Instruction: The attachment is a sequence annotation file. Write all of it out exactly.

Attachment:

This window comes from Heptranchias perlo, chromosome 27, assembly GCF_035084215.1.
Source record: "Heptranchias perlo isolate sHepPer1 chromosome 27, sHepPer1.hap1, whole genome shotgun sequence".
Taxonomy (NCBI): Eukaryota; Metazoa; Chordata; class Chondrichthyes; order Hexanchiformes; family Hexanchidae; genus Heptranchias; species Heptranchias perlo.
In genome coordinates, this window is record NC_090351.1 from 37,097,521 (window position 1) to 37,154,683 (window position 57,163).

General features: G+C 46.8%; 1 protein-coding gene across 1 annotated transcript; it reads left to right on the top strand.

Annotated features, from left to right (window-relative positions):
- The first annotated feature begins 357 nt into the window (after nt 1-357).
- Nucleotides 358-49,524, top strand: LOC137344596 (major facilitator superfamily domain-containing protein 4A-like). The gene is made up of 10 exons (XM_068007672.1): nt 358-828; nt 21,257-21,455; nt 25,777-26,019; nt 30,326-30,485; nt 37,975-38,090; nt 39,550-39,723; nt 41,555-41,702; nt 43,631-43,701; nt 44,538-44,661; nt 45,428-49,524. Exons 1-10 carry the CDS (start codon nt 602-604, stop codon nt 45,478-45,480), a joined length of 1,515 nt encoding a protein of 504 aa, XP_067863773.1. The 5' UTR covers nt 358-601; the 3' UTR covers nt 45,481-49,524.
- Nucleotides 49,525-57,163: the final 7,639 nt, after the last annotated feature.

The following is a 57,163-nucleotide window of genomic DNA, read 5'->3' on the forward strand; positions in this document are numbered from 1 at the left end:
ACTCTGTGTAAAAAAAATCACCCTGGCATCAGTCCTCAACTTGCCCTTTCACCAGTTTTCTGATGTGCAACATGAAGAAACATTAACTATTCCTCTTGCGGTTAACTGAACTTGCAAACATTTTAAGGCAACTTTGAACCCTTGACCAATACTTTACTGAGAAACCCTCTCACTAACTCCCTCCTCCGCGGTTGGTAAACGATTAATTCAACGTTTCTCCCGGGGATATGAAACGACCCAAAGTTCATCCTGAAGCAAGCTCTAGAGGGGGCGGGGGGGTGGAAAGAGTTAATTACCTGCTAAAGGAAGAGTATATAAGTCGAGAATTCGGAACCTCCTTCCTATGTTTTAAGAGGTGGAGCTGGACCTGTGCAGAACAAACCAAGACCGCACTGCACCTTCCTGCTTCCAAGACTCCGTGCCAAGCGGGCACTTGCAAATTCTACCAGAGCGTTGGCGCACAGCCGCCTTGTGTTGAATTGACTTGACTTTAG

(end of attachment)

This window comes from Heptranchias perlo, chromosome 27, assembly GCF_035084215.1.
Source record: "Heptranchias perlo isolate sHepPer1 chromosome 27, sHepPer1.hap1, whole genome shotgun sequence".
Taxonomy (NCBI): Eukaryota; Metazoa; Chordata; class Chondrichthyes; order Hexanchiformes; family Hexanchidae; genus Heptranchias; species Heptranchias perlo.
In genome coordinates, this window is record NC_090351.1 from 37,097,521 (window position 1) to 37,154,683 (window position 57,163).

General features: G+C 46.8%; 1 protein-coding gene across 1 annotated transcript; it reads left to right on the top strand.

Annotated features, from left to right (window-relative positions):
- The first annotated feature begins 357 nt into the window (after nt 1-357).
- Nucleotides 358-49,524, top strand: LOC137344596 (major facilitator superfamily domain-containing protein 4A-like). The gene is made up of 10 exons (XM_068007672.1): nt 358-828; nt 21,257-21,455; nt 25,777-26,019; nt 30,326-30,485; nt 37,975-38,090; nt 39,550-39,723; nt 41,555-41,702; nt 43,631-43,701; nt 44,538-44,661; nt 45,428-49,524. Exons 1-10 carry the CDS (start codon nt 602-604, stop codon nt 45,478-45,480), a joined length of 1,515 nt encoding a protein of 504 aa, XP_067863773.1. The 5' UTR covers nt 358-601; the 3' UTR covers nt 45,481-49,524.
- Nucleotides 49,525-57,163: the final 7,639 nt, after the last annotated feature.

The following is a 57,163-nucleotide window of genomic DNA, read 5'->3' on the forward strand; positions in this document are numbered from 1 at the left end:
ACTCTGTGTAAAAAAAATCACCCTGGCATCAGTCCTCAACTTGCCCTTTCACCAGTTTTCTGATGTGCAACATGAAGAAACATTAACTATTCCTCTTGCGGTTAACTGAACTTGCAAACATTTTAAGGCAACTTTGAACCCTTGACCAATACTTTACTGAGAAACCCTCTCACTAACTCCCTCCTCCGCGGTTGGTAAACGATTAATTCAACGTTTCTCCCGGGGATATGAAACGACCCAAAGTTCATCCTGAAGCAAGCTCTAGAGGGGGCGGGGGGGTGGAAAGAGTTAATTACCTGCTAAAGGAAGAGTATATAAGTCGAGAATTCGGAACCTCCTTCCTATGTTTTAAGAGGTGGAGCTGGACCTGTGCAGAACAAACCAAGACCGCACTGCACCTTCCTGCTTCCAAGACTCCGTGCCAAGCGGGCACTTGCAAATTCTACCAGAGCGTTGGCGCACAGCCGCCTTGTGTTGAATTGACTTGACTTTAG